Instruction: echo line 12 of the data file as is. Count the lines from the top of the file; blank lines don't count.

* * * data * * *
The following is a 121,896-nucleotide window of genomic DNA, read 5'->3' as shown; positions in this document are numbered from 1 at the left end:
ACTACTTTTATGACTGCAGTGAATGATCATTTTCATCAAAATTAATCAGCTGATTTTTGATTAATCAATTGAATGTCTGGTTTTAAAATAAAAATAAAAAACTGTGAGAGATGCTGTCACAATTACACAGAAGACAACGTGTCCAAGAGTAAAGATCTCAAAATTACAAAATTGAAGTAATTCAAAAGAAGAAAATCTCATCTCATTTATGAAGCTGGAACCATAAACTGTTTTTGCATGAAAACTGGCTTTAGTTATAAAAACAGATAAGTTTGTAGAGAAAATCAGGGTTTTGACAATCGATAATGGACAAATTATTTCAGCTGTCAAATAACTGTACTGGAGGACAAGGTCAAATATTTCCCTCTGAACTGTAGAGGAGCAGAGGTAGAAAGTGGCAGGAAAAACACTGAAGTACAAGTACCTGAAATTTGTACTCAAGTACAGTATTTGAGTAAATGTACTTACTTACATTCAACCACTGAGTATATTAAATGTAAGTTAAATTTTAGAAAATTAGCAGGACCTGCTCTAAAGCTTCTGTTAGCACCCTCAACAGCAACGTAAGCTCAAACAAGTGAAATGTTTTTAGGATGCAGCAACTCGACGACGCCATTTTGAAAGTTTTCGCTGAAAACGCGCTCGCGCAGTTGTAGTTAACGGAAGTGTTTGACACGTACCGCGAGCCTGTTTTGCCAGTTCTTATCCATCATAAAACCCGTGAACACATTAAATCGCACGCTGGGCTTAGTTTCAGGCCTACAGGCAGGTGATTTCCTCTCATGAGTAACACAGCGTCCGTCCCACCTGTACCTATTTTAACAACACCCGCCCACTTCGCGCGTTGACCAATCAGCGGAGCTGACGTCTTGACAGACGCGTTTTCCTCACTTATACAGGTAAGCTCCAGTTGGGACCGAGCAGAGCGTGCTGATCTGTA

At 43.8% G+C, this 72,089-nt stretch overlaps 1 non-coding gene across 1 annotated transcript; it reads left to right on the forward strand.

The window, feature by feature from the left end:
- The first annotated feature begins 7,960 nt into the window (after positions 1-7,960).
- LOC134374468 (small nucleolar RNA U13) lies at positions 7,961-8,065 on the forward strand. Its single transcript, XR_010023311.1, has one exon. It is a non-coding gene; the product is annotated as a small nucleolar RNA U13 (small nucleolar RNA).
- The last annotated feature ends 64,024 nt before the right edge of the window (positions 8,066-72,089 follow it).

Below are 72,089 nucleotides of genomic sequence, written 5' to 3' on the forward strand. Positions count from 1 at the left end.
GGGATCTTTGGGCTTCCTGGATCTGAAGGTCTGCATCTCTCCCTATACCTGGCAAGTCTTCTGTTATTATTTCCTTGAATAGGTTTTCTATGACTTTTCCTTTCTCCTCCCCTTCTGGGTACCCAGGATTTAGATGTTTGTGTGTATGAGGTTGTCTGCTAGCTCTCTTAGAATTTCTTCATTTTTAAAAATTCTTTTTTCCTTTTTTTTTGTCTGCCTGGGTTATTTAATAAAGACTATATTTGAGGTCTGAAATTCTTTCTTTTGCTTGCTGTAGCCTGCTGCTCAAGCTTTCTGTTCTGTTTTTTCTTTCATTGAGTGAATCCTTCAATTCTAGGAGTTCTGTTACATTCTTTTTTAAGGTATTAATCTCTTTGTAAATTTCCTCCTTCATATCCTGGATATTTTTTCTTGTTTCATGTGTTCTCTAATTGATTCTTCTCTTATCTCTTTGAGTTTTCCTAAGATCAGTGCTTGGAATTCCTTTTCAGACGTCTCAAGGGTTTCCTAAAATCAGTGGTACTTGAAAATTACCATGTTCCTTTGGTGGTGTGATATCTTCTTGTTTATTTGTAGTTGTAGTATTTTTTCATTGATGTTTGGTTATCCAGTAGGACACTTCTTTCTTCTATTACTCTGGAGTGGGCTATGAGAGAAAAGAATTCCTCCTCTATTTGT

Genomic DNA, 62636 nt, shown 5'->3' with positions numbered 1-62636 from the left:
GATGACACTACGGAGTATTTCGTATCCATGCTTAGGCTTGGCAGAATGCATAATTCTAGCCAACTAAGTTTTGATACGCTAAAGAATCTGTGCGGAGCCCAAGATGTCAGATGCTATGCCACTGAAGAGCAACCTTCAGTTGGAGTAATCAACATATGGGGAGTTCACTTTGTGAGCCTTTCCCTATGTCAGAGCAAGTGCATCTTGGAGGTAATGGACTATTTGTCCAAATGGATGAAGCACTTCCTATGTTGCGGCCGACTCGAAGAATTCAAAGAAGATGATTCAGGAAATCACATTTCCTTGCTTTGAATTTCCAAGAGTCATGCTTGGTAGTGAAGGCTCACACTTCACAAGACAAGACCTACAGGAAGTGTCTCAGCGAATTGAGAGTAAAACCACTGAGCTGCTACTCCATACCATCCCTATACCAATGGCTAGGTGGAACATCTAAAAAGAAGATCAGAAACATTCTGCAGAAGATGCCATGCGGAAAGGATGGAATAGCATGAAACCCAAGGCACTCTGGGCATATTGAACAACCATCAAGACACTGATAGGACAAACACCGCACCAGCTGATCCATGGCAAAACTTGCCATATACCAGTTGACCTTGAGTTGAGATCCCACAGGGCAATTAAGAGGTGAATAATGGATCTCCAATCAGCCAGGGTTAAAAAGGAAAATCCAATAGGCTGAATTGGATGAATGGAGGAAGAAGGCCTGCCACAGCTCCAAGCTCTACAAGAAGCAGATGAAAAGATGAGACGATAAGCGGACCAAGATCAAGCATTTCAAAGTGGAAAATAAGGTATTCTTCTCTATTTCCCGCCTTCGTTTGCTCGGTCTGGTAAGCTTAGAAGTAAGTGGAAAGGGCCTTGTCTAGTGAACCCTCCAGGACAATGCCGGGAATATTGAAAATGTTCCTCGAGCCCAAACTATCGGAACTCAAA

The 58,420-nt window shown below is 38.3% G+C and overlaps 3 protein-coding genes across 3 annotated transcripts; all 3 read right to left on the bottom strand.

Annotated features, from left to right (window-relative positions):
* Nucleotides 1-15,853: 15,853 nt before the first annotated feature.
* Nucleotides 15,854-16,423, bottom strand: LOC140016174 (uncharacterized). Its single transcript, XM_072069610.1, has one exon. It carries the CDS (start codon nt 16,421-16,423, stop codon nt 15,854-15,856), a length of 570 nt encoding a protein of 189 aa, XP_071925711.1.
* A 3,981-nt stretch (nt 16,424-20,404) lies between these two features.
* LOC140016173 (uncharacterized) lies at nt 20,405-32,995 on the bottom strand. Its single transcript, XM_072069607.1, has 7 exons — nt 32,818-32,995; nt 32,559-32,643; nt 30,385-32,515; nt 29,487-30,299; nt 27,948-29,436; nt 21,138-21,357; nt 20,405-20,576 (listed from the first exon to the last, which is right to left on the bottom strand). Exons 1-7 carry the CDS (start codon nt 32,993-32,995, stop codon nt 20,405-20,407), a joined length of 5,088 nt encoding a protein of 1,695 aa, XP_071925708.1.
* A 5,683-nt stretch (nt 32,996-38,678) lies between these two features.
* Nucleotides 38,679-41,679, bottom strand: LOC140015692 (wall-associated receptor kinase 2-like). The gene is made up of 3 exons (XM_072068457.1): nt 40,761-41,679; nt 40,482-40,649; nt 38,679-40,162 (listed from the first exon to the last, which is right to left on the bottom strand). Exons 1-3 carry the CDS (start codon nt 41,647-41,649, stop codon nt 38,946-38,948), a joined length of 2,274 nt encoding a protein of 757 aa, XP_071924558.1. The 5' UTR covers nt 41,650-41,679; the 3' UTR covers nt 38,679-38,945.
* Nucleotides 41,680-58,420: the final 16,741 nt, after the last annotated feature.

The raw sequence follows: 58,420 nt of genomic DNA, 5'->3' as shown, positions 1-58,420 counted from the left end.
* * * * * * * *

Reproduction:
The 58,420-nt window shown below is 38.3% G+C and overlaps 3 protein-coding genes across 3 annotated transcripts; all 3 read right to left on the bottom strand.